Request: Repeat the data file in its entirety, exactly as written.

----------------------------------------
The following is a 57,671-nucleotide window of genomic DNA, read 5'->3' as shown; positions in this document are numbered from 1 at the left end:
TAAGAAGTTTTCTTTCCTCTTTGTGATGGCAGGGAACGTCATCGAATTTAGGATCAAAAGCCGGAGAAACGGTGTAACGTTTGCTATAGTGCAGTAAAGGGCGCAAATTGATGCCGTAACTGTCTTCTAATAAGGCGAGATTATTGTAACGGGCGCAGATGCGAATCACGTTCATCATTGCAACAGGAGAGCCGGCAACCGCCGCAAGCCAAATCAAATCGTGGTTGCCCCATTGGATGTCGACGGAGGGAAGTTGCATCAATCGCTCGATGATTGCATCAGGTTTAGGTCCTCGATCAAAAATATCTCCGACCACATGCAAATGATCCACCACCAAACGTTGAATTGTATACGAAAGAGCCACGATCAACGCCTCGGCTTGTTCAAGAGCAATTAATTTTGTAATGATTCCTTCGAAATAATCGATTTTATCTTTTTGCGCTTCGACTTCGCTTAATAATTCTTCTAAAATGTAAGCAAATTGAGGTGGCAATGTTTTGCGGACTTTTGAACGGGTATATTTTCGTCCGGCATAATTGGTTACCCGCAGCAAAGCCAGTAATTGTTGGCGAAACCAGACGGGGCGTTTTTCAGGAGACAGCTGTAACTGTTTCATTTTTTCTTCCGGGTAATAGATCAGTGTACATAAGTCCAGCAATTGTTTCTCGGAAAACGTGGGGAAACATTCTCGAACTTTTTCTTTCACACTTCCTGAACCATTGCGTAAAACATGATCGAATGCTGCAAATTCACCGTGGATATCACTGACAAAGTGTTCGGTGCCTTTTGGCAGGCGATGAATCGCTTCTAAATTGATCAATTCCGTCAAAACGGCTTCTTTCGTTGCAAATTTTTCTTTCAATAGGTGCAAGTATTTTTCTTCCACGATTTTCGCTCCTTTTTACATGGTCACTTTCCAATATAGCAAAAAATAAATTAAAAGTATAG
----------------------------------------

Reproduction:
The following is a 57,671-nucleotide window of genomic DNA, read 5'->3' as shown; positions in this document are numbered from 1 at the left end:
TAAGAAGTTTTCTTTCCTCTTTGTGATGGCAGGGAACGTCATCGAATTTAGGATCAAAAGCCGGAGAAACGGTGTAACGTTTGCTATAGTGCAGTAAAGGGCGCAAATTGATGCCGTAACTGTCTTCTAATAAGGCGAGATTATTGTAACGGGCGCAGATGCGAATCACGTTCATCATTGCAACAGGAGAGCCGGCAACCGCCGCAAGCCAAATCAAATCGTGGTTGCCCCATTGGATGTCGACGGAGGGAAGTTGCATCAATCGCTCGATGATTGCATCAGGTTTAGGTCCTCGATCAAAAATATCTCCGACCACATGCAAATGATCCACCACCAAACGTTGAATTGTATACGAAAGAGCCACGATCAACGCCTCGGCTTGTTCAAGAGCAATTAATTTTGTAATGATTCCTTCGAAATAATCGATTTTATCTTTTTGCGCTTCGACTTCGCTTAATAATTCTTCTAAAATGTAAGCAAATTGAGGTGGCAATGTTTTGCGGACTTTTGAACGGGTATATTTTCGTCCGGCATAATTGGTTACCCGCAGCAAAGCCAGTAATTGTTGGCGAAACCAGACGGGGCGTTTTTCAGGAGACAGCTGTAACTGTTTCATTTTTTCTTCCGGGTAATAGATCAGTGTACATAAGTCCAGCAATTGTTTCTCGGAAAACGTGGGGAAACATTCTCGAACTTTTTCTTTCACACTTCCTGAACCATTGCGTAAAACATGATCGAATGCTGCAAATTCACCGTGGATATCACTGACAAAGTGTTCGGTGCCTTTTGGCAGGCGATGAATCGCTTCTAAATTGATCAATTCCGTCAAAACGGCTTCTTTCGTTGCAAATTTTTCTTTCAATAGGTGCAAGTATTTTTCTTCCACGATTTTCGCTCCTTTTTACATGGTCACTTTCCAATATAGCAAAAAATAAATTAAAAGTATAG